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In today’s Agricultural Science class, We will be discussing Crop Diseases. We hope you enjoy the class!
Crop Plant Diseases
A plant disease is defined as “anything that prevents a plant from performing to its maximum potential.” This definition is broad and includes abiotic and biotic plant diseases.
Abiotic or non-infectious diseases:
These diseases are caused by conditions external to the plant, not living agents. They cannot spread from plant to plant, but are very common and should be considered when assessing the health of any plant. Examples of abiotic diseases include nutritional deficiencies, soil compaction, salt injury, ice, and sun scorch
Biotic or infectious diseases:
These diseases are caused by living organisms. They are called plant pathogens when they infect plants. For the purposes of discussing plant pathology, only plant disease pathogens will be discussed. Pathogens can spread from plant to plant and may infect all types of plant tissue including leaves, shoots, stems, crowns, roots, tubers, fruit, seeds and vascular tissues
Fungal diseases are plant infections caused by fungi. Fungi can be single or multicellular, but either way, infect plants by stealing nutrients and breaking down tissue. Fungal diseases are the most common infection in plants.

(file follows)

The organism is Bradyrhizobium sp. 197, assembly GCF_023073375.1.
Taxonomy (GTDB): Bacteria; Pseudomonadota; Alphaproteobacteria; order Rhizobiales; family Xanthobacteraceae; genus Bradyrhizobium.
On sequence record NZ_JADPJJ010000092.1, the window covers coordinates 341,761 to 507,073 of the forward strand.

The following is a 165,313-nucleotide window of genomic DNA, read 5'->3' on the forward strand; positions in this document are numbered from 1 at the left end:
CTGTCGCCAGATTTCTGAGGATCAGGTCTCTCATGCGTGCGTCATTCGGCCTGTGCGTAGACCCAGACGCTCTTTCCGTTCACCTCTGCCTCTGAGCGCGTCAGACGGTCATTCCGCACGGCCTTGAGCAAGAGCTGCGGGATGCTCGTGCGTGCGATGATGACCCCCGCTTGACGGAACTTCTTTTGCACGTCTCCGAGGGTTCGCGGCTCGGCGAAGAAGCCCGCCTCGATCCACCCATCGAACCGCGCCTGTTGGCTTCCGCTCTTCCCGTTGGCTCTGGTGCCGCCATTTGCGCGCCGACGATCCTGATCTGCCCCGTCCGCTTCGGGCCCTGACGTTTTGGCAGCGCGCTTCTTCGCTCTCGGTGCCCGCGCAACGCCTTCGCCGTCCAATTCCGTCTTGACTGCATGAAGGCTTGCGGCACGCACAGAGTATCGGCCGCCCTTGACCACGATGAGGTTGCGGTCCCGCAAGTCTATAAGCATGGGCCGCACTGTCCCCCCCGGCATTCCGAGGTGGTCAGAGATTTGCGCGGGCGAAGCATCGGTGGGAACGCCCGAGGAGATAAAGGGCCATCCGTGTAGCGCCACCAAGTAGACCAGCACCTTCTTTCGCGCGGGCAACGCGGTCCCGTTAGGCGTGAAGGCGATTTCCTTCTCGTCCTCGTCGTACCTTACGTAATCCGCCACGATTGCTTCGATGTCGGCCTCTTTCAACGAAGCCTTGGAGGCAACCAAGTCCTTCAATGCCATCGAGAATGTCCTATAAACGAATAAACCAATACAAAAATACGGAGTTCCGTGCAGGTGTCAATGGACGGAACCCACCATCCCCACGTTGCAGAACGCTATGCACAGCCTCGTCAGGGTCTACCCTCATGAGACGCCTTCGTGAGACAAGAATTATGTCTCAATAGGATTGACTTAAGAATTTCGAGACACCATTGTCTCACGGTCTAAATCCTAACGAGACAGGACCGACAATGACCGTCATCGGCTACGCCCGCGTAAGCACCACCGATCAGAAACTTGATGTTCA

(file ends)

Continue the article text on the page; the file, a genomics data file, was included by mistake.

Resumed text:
Symptoms and Signs
There are some characteristic symptoms, or observable effects of the disease, in plants. Fungi infections can be recognized by symptoms like spots on plant leaves, yellowing of leaves, and birds-eye spots on berries. With some fungal diseases, the organism itself can actually be viewed on the leaves as molds, mildew or spores. These may appear as growths or malformations on stems or the underside of leaves. These direct observations of the disease-causing organism are called signs of infection.
Bacteria are single-celled, prokaryotic organisms. Bacteria are everywhere and many can be beneficial, but some can cause disease both in humans and plants.
Signs and Symptoms
The signs of bacteria are often harder to detect than fungi since bacteria are microscopic. Upon cutting an infected stem, a milky white substance may appear, called bacterial ooze. This is one sign of a bacterial infection. Other signs include water-soaked lesions, which are wet spots on leaves that ooze bacteria. Eventually, as the disease progresses, the lesions enlarge and form reddish-brown spots on the leaves.
A common symptom of bacterial infection is leaf spots or fruit spots. Unlike fungal spots, these are often contained by veins on the leaf.
Viruses are infectious particles that are too small to be detected by a light microscope. They invade host cells and hijack host machinery to force the host to make millions of copies of the virus.
Signs and Symptoms
Viral diseases don’t show any signs in plants since viruses themselves cannot be seen even with a light microscope. However, there are symptoms that the trained eye can observe. A mosaic leaf pattern, yellowed, or crinkled leaves are all characteristic of viral infection. This classic pattern of discolouration is where many plant viruses get their name, such as the tobacco mosaic virus. Also, decreased plant growth is also commonly seen in viral infections.
We have come to the end of this class. We do hope you enjoyed the class?
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